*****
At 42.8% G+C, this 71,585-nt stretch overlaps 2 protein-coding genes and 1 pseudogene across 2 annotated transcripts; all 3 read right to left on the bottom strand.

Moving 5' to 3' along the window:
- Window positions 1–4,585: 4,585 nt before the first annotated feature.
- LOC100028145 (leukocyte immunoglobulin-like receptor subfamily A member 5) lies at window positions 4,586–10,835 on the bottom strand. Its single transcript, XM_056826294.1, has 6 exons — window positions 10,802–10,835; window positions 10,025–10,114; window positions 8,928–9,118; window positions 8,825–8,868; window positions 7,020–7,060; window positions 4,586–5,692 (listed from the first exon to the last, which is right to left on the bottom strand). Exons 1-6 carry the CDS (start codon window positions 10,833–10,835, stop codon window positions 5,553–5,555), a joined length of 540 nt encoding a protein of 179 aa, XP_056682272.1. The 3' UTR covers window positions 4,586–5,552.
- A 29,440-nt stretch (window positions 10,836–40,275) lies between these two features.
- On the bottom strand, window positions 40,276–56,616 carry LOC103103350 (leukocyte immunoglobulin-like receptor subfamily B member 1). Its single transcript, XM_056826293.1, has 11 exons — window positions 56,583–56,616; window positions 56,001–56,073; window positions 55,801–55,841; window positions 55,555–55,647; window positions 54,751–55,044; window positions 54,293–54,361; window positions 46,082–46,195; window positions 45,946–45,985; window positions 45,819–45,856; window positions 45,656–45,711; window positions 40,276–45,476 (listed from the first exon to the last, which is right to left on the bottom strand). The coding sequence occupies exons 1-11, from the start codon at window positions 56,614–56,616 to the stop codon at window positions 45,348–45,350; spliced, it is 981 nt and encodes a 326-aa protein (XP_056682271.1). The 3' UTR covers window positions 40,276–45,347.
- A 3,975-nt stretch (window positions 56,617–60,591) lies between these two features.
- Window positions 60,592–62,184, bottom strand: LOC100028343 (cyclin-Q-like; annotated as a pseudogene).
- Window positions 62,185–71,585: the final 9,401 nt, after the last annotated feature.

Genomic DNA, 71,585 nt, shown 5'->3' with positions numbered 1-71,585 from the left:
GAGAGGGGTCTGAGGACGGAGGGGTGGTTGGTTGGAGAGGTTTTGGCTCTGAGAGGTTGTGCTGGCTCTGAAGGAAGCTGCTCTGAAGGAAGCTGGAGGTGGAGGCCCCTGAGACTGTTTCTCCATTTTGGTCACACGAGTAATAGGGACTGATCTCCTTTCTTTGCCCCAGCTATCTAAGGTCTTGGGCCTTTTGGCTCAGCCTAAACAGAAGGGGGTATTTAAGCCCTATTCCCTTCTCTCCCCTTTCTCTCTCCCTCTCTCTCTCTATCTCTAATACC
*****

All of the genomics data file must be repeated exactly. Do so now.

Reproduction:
At 42.8% G+C, this 71,585-nt stretch overlaps 2 protein-coding genes and 1 pseudogene across 2 annotated transcripts; all 3 read right to left on the bottom strand.

Moving 5' to 3' along the window:
- Window positions 1–4,585: 4,585 nt before the first annotated feature.
- LOC100028145 (leukocyte immunoglobulin-like receptor subfamily A member 5) lies at window positions 4,586–10,835 on the bottom strand. Its single transcript, XM_056826294.1, has 6 exons — window positions 10,802–10,835; window positions 10,025–10,114; window positions 8,928–9,118; window positions 8,825–8,868; window positions 7,020–7,060; window positions 4,586–5,692 (listed from the first exon to the last, which is right to left on the bottom strand). Exons 1-6 carry the CDS (start codon window positions 10,833–10,835, stop codon window positions 5,553–5,555), a joined length of 540 nt encoding a protein of 179 aa, XP_056682272.1. The 3' UTR covers window positions 4,586–5,552.
- A 29,440-nt stretch (window positions 10,836–40,275) lies between these two features.
- On the bottom strand, window positions 40,276–56,616 carry LOC103103350 (leukocyte immunoglobulin-like receptor subfamily B member 1). Its single transcript, XM_056826293.1, has 11 exons — window positions 56,583–56,616; window positions 56,001–56,073; window positions 55,801–55,841; window positions 55,555–55,647; window positions 54,751–55,044; window positions 54,293–54,361; window positions 46,082–46,195; window positions 45,946–45,985; window positions 45,819–45,856; window positions 45,656–45,711; window positions 40,276–45,476 (listed from the first exon to the last, which is right to left on the bottom strand). The coding sequence occupies exons 1-11, from the start codon at window positions 56,614–56,616 to the stop codon at window positions 45,348–45,350; spliced, it is 981 nt and encodes a 326-aa protein (XP_056682271.1). The 3' UTR covers window positions 40,276–45,347.
- A 3,975-nt stretch (window positions 56,617–60,591) lies between these two features.
- Window positions 60,592–62,184, bottom strand: LOC100028343 (cyclin-Q-like; annotated as a pseudogene).
- Window positions 62,185–71,585: the final 9,401 nt, after the last annotated feature.

Genomic DNA, 71,585 nt, shown 5'->3' with positions numbered 1-71,585 from the left:
GAGAGGGGTCTGAGGACGGAGGGGTGGTTGGTTGGAGAGGTTTTGGCTCTGAGAGGTTGTGCTGGCTCTGAAGGAAGCTGCTCTGAAGGAAGCTGGAGGTGGAGGCCCCTGAGACTGTTTCTCCATTTTGGTCACACGAGTAATAGGGACTGATCTCCTTTCTTTGCCCCAGCTATCTAAGGTCTTGGGCCTTTTGGCTCAGCCTAAACAGAAGGGGGTATTTAAGCCCTATTCCCTTCTCTCCCCTTTCTCTCTCCCTCTCTCTCTCTATCTCTAATACC